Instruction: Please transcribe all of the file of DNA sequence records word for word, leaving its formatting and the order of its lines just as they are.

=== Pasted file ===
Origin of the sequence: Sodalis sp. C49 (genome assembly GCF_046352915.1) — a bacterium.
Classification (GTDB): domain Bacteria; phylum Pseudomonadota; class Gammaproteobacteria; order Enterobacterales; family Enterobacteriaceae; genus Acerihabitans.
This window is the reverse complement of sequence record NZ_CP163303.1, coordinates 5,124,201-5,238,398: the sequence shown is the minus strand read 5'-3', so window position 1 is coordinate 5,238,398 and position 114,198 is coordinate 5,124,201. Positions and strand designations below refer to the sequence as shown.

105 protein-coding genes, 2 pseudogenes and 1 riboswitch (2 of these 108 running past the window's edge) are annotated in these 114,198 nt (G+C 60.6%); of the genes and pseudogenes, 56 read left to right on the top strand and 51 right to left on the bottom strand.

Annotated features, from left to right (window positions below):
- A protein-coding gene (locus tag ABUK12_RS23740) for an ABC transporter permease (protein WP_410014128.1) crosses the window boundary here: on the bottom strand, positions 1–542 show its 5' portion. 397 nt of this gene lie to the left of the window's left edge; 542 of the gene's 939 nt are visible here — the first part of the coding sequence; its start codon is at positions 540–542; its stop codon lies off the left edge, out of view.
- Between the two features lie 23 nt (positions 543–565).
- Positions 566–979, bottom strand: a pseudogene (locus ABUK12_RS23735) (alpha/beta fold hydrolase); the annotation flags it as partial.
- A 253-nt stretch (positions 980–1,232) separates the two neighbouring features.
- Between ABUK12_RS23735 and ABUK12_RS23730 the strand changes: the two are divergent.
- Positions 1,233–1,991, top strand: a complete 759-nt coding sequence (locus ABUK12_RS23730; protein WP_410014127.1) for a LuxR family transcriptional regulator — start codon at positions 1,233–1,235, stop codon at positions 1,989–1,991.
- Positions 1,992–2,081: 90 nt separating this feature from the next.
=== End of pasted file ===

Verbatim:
Origin of the sequence: Sodalis sp. C49 (genome assembly GCF_046352915.1) — a bacterium.
Classification (GTDB): domain Bacteria; phylum Pseudomonadota; class Gammaproteobacteria; order Enterobacterales; family Enterobacteriaceae; genus Acerihabitans.
This window is the reverse complement of sequence record NZ_CP163303.1, coordinates 5,124,201-5,238,398: the sequence shown is the minus strand read 5'-3', so window position 1 is coordinate 5,238,398 and position 114,198 is coordinate 5,124,201. Positions and strand designations below refer to the sequence as shown.

105 protein-coding genes, 2 pseudogenes and 1 riboswitch (2 of these 108 running past the window's edge) are annotated in these 114,198 nt (G+C 60.6%); of the genes and pseudogenes, 56 read left to right on the top strand and 51 right to left on the bottom strand.

Annotated features, from left to right (window positions below):
- A protein-coding gene (locus tag ABUK12_RS23740) for an ABC transporter permease (protein WP_410014128.1) crosses the window boundary here: on the bottom strand, positions 1–542 show its 5' portion. 397 nt of this gene lie to the left of the window's left edge; 542 of the gene's 939 nt are visible here — the first part of the coding sequence; its start codon is at positions 540–542; its stop codon lies off the left edge, out of view.
- Between the two features lie 23 nt (positions 543–565).
- Positions 566–979, bottom strand: a pseudogene (locus ABUK12_RS23735) (alpha/beta fold hydrolase); the annotation flags it as partial.
- A 253-nt stretch (positions 980–1,232) separates the two neighbouring features.
- Between ABUK12_RS23735 and ABUK12_RS23730 the strand changes: the two are divergent.
- Positions 1,233–1,991, top strand: a complete 759-nt coding sequence (locus ABUK12_RS23730; protein WP_410014127.1) for a LuxR family transcriptional regulator — start codon at positions 1,233–1,235, stop codon at positions 1,989–1,991.
- Positions 1,992–2,081: 90 nt separating this feature from the next.